• “If there’s any improvement in the highway fatality numbers as a function of car-miles, it’ll be due to stricter traffic law enforcement, especially of drunk driving. While I don’t care for a lot of HOW DUI cases are investigated and/or prosecuted, that repeat offenders get removed from the roads isn’t a bad thing.”

          To the contrary. If an honest study was conducted on the “move over” laws, which force drivers into the adjacent lane for fear of strict prosecution and penalties, we would find that they are the cause of excessive amounts of flow conflict, flash traffic jams and increased crashes on freeways.

          With increased enforcement, increased crashes follow. A study in Connecticut during Abraham Ribicoff’s anti-speed campaign showed that accidents nearly doubled. A similar study in Connecticut during a Memorial Day Crackdown in the 1980s showed that accidents rose nearly 100 percent year to year.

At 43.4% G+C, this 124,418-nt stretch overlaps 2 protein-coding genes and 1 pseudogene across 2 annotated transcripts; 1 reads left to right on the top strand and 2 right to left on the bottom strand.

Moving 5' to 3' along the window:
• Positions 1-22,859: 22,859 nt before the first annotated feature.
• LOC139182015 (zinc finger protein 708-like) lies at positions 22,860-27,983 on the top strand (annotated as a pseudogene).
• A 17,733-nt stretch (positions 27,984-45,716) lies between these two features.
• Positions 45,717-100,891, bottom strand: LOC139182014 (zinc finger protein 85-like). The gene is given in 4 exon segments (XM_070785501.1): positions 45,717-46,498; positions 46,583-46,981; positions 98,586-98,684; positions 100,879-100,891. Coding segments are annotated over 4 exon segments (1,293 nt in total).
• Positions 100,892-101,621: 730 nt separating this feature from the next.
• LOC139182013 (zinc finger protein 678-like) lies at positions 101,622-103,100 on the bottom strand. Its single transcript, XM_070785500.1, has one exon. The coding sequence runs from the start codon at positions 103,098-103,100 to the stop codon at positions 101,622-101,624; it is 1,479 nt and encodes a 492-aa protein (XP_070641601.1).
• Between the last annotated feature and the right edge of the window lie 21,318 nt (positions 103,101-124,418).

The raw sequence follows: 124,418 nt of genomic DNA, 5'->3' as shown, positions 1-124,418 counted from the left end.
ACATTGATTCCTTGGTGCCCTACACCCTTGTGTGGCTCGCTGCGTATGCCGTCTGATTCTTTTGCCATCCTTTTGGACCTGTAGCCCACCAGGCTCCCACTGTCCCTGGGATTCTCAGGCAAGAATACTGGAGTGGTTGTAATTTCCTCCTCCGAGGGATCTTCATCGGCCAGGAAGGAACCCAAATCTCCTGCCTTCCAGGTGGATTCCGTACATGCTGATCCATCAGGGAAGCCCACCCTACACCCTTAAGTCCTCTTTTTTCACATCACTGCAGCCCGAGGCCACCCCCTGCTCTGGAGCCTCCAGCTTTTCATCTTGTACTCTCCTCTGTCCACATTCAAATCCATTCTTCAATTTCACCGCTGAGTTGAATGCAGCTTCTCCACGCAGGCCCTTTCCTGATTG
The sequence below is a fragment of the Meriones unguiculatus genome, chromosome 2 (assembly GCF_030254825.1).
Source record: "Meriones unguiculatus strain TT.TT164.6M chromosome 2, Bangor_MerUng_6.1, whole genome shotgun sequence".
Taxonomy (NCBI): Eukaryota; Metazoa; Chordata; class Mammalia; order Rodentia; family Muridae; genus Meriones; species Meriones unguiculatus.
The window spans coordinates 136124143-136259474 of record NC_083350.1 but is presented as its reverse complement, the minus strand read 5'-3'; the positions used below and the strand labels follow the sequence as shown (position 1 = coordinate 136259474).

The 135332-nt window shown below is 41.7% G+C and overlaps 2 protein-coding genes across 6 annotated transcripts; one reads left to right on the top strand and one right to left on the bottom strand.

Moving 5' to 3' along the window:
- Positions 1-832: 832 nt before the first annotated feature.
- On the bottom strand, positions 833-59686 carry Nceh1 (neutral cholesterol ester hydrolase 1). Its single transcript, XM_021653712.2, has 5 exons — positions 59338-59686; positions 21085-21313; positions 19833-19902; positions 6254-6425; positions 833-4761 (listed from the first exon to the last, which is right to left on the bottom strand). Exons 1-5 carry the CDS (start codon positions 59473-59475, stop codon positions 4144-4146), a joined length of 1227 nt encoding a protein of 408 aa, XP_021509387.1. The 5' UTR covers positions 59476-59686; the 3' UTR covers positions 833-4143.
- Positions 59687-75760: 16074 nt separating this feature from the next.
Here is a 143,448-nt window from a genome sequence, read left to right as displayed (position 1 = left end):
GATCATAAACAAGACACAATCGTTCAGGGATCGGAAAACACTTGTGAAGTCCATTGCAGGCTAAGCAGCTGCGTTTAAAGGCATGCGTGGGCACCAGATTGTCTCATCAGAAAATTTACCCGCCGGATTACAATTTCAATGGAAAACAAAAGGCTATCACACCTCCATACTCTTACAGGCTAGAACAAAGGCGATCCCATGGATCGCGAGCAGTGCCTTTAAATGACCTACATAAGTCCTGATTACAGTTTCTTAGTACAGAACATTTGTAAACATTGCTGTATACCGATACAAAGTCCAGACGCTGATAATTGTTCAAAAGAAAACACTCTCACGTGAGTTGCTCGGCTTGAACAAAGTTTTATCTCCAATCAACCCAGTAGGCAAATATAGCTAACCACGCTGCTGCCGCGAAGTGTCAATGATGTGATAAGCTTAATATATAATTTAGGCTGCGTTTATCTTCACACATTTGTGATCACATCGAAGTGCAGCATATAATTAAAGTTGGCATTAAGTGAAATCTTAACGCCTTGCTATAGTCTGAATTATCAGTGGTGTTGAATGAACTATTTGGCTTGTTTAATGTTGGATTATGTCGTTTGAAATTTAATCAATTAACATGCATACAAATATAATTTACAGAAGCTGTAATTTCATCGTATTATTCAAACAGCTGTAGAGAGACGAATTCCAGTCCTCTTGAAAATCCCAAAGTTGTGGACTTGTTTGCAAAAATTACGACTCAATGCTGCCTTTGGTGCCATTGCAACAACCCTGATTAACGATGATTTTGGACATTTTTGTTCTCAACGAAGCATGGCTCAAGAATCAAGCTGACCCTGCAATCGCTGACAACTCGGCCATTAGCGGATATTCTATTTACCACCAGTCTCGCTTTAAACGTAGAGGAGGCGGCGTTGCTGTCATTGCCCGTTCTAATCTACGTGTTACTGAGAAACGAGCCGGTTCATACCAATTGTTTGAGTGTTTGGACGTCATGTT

An IIHS “study” of traffic tickets and traffic accidents by Adrian Lund (1984) showed that there was a 2 percent correlation between receipt of a speeding ticket and accident probability.

          In the same study by the NAS (55 mph a decade of experience) stated that they were unable to correlate speed limit enforcement and an increase in safety.

          Traffic tickets are at best a coercive way to mulct drivers out of their hard earned money. At worst, they are a step towards complete command and control over drivers by penalizing nothing than technical foul violations.

  4. I find it bizarre how one can ride a motorcycle (and ride it in many states without a helmet) yet one cannot drive a car unless it has six airbags and you are seatbelted in.